Domestic Inequality Is Root of US-China Conflict
Robert Reich is a former US Secretary of Labor. He is currently a professor at the University of California, Berkeley. His latest book is Aftershock: The Next Economy and America’s Future.
Berkeley, Calif.—President Barack Obama emerged from the G-20 Summit in Seoul in November saying the heads of state and finance ministers gathered there had agreed to “get the global economy back on the path of recovery.”
But where are the specifics? The three-page communique that also emerged from the session brims with bromides about the importance of “rebalancing” the global economy, “coordinating” policies and refraining from “competitive devaluations.”
All that sounds nice, but there was not a single word of agreement from China about revaluating the yuan—or from the United States about refraining from further moves by the Federal Reserve to flood the US economy with money by purchasing massive amounts of US Treasury bonds. Such purchases result in reducing interest rates, thus causing global investors to look elsewhere for higher returns and lowering the value of the dollar. Emerging economies in particular worry about “hot money” flowing in to their markets looking for higher returns.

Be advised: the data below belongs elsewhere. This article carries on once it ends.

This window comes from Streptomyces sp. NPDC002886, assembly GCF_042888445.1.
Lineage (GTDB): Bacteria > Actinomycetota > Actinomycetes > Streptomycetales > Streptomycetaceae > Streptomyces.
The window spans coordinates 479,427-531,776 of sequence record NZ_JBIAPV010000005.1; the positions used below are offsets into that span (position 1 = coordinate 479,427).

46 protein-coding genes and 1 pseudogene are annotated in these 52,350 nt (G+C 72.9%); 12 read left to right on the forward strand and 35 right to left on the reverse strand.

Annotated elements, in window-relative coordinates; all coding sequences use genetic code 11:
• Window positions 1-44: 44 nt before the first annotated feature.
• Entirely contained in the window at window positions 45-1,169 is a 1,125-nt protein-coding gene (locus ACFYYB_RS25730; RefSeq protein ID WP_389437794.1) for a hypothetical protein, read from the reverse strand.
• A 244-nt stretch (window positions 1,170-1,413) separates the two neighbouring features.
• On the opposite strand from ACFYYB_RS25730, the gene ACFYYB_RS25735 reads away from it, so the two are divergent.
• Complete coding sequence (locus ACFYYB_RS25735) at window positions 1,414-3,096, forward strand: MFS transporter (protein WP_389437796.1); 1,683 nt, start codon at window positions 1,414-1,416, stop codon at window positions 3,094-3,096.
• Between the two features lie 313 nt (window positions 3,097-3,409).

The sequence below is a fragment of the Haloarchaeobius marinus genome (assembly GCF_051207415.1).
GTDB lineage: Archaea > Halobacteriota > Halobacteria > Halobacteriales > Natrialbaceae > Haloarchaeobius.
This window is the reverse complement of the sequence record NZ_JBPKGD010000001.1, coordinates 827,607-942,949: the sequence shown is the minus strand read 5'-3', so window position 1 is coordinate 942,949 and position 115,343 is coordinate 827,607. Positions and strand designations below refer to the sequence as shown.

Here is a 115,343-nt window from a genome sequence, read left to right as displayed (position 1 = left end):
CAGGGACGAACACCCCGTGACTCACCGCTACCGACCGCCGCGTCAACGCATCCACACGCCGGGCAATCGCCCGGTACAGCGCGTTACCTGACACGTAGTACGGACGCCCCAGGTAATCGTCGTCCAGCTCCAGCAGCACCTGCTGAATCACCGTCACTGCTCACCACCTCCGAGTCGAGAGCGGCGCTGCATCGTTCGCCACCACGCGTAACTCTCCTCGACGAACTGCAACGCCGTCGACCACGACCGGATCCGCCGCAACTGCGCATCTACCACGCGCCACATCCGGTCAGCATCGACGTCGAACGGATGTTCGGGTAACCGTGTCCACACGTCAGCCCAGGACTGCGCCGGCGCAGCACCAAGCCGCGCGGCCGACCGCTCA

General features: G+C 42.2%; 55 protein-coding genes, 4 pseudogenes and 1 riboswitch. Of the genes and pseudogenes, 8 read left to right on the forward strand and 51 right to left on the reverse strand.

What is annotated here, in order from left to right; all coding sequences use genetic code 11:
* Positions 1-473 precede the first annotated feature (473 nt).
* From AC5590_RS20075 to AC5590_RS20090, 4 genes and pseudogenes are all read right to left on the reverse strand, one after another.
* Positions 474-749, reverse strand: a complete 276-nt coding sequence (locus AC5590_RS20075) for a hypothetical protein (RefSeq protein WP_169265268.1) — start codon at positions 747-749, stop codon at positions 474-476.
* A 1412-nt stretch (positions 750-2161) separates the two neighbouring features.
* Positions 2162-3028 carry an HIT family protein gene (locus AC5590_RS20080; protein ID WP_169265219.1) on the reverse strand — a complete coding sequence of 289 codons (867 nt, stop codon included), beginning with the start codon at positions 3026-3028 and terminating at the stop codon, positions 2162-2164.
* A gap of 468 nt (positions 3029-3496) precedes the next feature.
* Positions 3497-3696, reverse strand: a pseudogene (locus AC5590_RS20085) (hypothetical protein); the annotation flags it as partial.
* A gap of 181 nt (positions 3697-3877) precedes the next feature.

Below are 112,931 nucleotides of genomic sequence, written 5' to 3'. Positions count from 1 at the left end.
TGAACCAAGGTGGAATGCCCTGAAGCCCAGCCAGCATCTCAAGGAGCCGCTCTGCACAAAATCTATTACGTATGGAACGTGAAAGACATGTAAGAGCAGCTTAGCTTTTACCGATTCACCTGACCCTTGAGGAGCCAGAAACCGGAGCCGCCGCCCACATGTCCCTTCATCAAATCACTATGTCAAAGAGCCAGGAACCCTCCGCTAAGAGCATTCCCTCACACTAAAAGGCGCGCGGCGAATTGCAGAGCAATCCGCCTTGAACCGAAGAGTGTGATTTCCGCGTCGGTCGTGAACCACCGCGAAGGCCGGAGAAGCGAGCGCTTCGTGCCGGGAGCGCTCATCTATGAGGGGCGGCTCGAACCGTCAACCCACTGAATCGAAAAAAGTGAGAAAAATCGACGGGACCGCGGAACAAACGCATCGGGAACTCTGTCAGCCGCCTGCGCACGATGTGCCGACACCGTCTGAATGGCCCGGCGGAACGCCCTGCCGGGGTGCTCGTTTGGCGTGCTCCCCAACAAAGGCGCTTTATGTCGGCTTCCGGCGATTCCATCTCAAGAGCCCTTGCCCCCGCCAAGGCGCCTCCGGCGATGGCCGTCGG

China and the US are the only big players in the currency game. And with neither of them stepping up to bat, the game is in dangerous territory. Other nations will now do whatever they can to reduce the value of their currencies in order to stimulate more exports and therefore create more jobs. In economic lingo it’s called “competitive devaluation.”
The underlying problem isn’t just, or even mainly, an international imbalance between nations. It’s an imbalance within many nations—especially inside the US and China. In the US, more and more income is concentrating at the top, thereby reducing the relative purchasing power of the vast American middle class. That means more pressure on job-creating exports to fill the gap.
In China, more and more income is going to the productive sector of its huge economy rather than to Chinese consumers, thereby reducing the relative purchasing power of the Chinese relative to what the nation is producing. That means more pressure on exports to fill the gap.
It’s always nice to talk about international cooperation and to create global photo ops. But the truth is that much more needs to be done to ease tensions that are moving the global economy closer to the brink of outright protectionism. The key responsibility falls to China and America—both in terms of what they do internationally and also what they do domestically.
So far, both have failed.